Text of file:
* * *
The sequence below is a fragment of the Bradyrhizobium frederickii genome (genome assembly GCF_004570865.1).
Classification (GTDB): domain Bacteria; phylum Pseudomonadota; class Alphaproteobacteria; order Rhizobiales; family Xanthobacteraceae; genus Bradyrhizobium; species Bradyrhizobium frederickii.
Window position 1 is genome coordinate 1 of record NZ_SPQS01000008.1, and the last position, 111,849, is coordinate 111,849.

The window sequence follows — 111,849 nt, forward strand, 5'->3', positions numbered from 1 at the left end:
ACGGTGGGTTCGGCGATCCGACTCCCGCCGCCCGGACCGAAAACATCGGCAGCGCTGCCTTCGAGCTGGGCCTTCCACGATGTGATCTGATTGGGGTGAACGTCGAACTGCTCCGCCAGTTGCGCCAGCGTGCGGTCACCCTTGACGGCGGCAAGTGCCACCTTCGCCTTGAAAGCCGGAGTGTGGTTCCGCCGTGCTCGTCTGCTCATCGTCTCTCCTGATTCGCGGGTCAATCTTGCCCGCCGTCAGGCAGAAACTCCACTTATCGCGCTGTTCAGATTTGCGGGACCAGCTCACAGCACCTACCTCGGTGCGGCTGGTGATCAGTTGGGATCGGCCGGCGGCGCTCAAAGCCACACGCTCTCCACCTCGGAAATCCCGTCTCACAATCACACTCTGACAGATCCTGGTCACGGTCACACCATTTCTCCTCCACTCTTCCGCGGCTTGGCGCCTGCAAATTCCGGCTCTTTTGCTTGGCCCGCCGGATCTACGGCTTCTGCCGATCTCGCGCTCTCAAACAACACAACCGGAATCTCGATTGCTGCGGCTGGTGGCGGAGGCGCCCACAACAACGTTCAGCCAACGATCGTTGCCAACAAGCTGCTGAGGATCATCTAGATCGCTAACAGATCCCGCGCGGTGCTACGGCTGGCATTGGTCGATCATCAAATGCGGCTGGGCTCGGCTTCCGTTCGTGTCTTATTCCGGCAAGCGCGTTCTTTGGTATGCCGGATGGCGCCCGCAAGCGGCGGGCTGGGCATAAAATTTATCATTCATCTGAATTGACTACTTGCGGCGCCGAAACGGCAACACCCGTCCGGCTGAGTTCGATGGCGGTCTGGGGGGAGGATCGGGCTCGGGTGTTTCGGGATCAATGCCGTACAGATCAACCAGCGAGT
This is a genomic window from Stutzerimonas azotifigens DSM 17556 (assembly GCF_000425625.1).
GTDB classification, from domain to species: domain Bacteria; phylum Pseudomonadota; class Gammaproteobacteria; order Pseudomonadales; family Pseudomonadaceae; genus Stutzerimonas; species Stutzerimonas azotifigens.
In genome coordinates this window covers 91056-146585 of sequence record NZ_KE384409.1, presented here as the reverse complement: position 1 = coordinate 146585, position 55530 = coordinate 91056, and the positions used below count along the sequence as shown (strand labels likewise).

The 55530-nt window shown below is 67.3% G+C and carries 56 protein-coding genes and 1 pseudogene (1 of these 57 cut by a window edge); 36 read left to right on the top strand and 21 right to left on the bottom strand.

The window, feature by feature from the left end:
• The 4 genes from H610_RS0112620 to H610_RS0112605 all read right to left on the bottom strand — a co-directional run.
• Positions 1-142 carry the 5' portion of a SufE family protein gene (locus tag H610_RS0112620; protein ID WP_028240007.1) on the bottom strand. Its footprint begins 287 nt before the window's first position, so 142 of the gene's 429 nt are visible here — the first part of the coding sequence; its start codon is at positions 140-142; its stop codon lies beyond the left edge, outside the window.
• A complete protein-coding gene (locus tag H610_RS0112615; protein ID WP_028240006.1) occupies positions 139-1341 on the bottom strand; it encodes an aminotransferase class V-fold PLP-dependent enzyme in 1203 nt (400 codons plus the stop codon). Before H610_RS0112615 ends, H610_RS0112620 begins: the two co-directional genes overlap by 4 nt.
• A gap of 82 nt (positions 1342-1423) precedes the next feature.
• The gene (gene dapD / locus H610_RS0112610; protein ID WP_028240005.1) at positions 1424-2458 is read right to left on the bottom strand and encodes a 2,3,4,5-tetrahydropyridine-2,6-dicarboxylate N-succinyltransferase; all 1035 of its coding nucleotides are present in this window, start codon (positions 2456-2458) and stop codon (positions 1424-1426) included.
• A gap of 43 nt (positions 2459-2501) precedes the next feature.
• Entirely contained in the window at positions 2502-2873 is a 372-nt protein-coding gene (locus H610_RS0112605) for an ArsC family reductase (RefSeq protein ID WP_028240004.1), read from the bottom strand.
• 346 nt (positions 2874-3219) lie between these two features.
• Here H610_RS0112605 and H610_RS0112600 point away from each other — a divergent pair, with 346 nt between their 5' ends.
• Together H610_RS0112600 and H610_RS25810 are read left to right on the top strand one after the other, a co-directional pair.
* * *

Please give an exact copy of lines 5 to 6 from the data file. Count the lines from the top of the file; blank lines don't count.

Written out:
ACGGTGGGTTCGGCGATCCGACTCCCGCCGCCCGGACCGAAAACATCGGCAGCGCTGCCTTCGAGCTGGGCCTTCCACGATGTGATCTGATTGGGGTGAACGTCGAACTGCTCCGCCAGTTGCGCCAGCGTGCGGTCACCCTTGACGGCGGCAAGTGCCACCTTCGCCTTGAAAGCCGGAGTGTGGTTCCGCCGTGCTCGTCTGCTCATCGTCTCTCCTGATTCGCGGGTCAATCTTGCCCGCCGTCAGGCAGAAACTCCACTTATCGCGCTGTTCAGATTTGCGGGACCAGCTCACAGCACCTACCTCGGTGCGGCTGGTGATCAGTTGGGATCGGCCGGCGGCGCTCAAAGCCACACGCTCTCCACCTCGGAAATCCCGTCTCACAATCACACTCTGACAGATCCTGGTCACGGTCACACCATTTCTCCTCCACTCTTCCGCGGCTTGGCGCCTGCAAATTCCGGCTCTTTTGCTTGGCCCGCCGGATCTACGGCTTCTGCCGATCTCGCGCTCTCAAACAACACAACCGGAATCTCGATTGCTGCGGCTGGTGGCGGAGGCGCCCACAACAACGTTCAGCCAACGATCGTTGCCAACAAGCTGCTGAGGATCATCTAGATCGCTAACAGATCCCGCGCGGTGCTACGGCTGGCATTGGTCGATCATCAAATGCGGCTGGGCTCGGCTTCCGTTCGTGTCTTATTCCGGCAAGCGCGTTCTTTGGTATGCCGGATGGCGCCCGCAAGCGGCGGGCTGGGCATAAAATTTATCATTCATCTGAATTGACTACTTGCGGCGCCGAAACGGCAACACCCGTCCGGCTGAGTTCGATGGCGGTCTGGGGGGAGGATCGGGCTCGGGTGTTTCGGGATCAATGCCGTACAGATCAACCAGCGAGT
This is a genomic window from Stutzerimonas azotifigens DSM 17556 (assembly GCF_000425625.1).